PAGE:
You can also read about how america has made it worse for students to report sexual assault safely here.

We are living through a major historic event and within decades we will see chapters on the year 2020 in history books. With organizations who are responsible for protecting people turning backs on those most impacted – nay – being the organization that is behind this massive impact on the underprivileged, is the world’s form of oppression. We are seeing systematic racism and oppression actively happen and people still fail to recognize this as blatant racism. I know people who tried making excuses for police brutality. Being in India, I have repeatedly heard absolutely clueless people say that the crimes are caused by black people in majority. Let’s run some facts for you to tell someone the next time you hear this being said.

According to the U.S. Department of Justice, of the 3.5 Million violent crimes committed against white people, 62% of them were committed by other white people. After taking the exact numbers – this accounts for 2.2 Million violent crimes done by white people. On the other hand, black people account for 15% of these crimes, and yet they are between 2 to 3 times more likely to be arrested. Note how this is the crime statistic against white people. Excluding black people, crime statistics show that in violent crimes against every other race, white people are the largest perpetrators of crime. (Source: https://www.bjs.gov/content/pub/pdf/cv18.pdf)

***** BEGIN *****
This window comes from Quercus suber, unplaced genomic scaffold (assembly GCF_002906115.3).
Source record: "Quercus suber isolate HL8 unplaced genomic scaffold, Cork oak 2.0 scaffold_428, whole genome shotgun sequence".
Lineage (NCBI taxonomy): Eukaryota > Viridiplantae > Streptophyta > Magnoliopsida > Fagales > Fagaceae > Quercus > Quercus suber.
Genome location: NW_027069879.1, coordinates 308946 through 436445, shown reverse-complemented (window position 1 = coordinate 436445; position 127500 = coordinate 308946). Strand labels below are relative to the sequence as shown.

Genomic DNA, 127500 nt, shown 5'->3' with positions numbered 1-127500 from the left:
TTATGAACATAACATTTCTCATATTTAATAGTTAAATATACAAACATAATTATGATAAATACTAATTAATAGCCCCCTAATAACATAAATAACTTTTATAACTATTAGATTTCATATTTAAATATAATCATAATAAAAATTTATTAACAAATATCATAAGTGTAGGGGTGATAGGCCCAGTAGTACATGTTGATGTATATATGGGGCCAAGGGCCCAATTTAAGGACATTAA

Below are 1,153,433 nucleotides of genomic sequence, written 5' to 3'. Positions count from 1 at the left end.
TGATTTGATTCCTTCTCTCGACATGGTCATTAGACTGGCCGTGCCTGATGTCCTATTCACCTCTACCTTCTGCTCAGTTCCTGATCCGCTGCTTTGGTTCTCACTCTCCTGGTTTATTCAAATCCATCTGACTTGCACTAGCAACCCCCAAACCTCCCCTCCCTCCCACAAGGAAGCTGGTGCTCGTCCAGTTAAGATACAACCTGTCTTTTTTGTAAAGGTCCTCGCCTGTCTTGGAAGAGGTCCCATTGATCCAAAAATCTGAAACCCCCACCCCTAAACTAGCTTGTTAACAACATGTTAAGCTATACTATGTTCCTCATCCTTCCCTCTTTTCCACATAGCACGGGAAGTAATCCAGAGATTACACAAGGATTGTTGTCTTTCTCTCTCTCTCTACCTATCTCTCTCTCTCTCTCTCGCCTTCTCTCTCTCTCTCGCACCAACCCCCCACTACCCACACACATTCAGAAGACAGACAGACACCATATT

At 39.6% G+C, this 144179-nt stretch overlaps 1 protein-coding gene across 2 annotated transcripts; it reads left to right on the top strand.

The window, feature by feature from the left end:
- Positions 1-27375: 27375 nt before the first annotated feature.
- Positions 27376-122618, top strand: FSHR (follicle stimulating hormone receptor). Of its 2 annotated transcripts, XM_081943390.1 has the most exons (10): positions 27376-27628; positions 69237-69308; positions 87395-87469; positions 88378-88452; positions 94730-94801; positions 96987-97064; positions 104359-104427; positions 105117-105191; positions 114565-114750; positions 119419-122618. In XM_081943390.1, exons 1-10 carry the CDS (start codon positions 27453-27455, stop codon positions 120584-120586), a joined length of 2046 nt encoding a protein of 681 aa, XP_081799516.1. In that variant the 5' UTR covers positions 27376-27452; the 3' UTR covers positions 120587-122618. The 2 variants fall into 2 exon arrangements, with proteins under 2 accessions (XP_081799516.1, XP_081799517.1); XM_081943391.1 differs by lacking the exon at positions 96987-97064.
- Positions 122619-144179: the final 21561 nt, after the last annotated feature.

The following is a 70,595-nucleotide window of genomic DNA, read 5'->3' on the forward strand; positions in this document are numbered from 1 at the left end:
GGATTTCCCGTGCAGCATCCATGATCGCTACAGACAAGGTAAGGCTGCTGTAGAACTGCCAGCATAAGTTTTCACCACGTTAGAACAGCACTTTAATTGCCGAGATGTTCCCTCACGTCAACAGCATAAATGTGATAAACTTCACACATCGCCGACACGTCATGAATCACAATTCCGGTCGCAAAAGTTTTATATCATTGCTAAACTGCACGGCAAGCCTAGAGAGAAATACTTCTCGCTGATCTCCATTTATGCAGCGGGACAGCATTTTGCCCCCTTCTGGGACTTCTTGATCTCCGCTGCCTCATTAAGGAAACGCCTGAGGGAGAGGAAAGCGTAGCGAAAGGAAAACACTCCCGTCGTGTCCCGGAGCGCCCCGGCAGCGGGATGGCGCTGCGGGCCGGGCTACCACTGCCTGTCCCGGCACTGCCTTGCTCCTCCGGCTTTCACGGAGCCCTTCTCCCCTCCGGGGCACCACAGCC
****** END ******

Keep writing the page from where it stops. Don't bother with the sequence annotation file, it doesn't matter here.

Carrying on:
So now let’s talk about violence and anger. People understand that life isn’t fair and that it hurts everybody. That has not stopped people from attempting to make the world a better, more equitable place. That brings me to violence, injustice, and harm. Black people who are only 12% of the population of the United States (in 2018) account for 40% of the people in prison even though the crimes are committed by a majority of white people. Does that not give people the right to be angry. And I use the word angry very liberally, there is truly no word that can encompass the emotions of a race of people. After years of slavery, denied human rights, and still seeing people killed or put to prison, to say that violence will not solve anything, I say peace has not been able to solve anything either. To see radical change, radical steps need to be taken and there are no two ways about it. 

History of Violence and Human Rights

If you are still not convinced that this form of protesting and rebellion is very-well warranted – let’s look at history. 

Exhibit A – Stonewall Riots (https://en.wikipedia.org/wiki/Stonewall_riots)

Police raids were a routine at Gay Bars in the 1960s. In 1969, these riots began as violent protests against the police because people were sick and tired of the kind of discrimination they faced. Because of this, today America has a comparatively more accepting system towards the LGBTQ community. 

Exhibit B – The Fights against the British For Indian Independence